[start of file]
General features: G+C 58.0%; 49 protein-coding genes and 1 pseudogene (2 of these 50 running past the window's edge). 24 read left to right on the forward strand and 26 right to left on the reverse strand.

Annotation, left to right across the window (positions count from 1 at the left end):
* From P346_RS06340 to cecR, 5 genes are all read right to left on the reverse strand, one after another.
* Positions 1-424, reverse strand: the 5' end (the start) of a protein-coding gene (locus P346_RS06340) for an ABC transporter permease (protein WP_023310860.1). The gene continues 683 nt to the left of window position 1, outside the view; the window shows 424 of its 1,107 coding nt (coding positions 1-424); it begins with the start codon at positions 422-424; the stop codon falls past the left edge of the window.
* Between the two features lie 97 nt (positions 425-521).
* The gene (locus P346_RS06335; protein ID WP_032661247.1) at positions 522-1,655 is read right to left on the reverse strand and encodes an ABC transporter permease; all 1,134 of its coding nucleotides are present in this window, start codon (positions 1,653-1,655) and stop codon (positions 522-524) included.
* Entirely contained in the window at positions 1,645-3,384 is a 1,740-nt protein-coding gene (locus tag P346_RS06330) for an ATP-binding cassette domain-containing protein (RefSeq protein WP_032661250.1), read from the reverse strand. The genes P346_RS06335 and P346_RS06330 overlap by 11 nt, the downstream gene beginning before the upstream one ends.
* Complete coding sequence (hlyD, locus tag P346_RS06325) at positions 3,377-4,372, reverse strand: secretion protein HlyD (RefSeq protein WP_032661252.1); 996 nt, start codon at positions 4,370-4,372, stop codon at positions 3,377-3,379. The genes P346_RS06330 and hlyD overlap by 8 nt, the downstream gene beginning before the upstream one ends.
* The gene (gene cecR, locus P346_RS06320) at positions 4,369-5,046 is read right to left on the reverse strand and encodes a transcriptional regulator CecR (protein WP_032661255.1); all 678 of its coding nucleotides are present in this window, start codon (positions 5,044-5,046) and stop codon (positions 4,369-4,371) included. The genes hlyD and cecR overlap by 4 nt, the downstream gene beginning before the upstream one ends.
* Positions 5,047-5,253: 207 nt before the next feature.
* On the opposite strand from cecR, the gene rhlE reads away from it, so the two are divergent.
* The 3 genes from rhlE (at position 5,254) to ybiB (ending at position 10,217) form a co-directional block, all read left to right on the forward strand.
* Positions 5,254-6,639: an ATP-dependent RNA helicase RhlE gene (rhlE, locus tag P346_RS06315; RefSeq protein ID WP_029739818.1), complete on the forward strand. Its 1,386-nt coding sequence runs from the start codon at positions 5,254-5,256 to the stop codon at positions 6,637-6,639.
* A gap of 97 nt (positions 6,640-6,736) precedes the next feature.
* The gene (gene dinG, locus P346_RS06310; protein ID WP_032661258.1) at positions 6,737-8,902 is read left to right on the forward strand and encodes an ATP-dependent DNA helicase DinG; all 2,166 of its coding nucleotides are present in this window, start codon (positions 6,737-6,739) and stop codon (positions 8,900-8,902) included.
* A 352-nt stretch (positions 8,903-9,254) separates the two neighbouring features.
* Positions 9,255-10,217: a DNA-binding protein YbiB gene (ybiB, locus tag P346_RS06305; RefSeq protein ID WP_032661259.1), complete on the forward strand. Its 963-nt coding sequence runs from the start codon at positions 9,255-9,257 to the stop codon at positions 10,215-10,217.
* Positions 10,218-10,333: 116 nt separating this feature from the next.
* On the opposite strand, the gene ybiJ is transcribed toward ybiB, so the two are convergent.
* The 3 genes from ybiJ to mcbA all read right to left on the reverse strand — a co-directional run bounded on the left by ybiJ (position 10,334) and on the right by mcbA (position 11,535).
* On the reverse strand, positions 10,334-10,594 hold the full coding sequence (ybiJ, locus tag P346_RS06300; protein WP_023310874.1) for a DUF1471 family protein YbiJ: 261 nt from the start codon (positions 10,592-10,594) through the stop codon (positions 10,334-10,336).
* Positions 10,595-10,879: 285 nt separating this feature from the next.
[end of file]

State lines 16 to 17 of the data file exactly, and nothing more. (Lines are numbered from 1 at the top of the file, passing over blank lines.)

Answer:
* A 352-nt stretch (positions 8,903-9,254) separates the two neighbouring features.
* Positions 9,255-10,217: a DNA-binding protein YbiB gene (ybiB, locus tag P346_RS06305; RefSeq protein ID WP_032661259.1), complete on the forward strand. Its 963-nt coding sequence runs from the start codon at positions 9,255-9,257 to the stop codon at positions 10,215-10,217.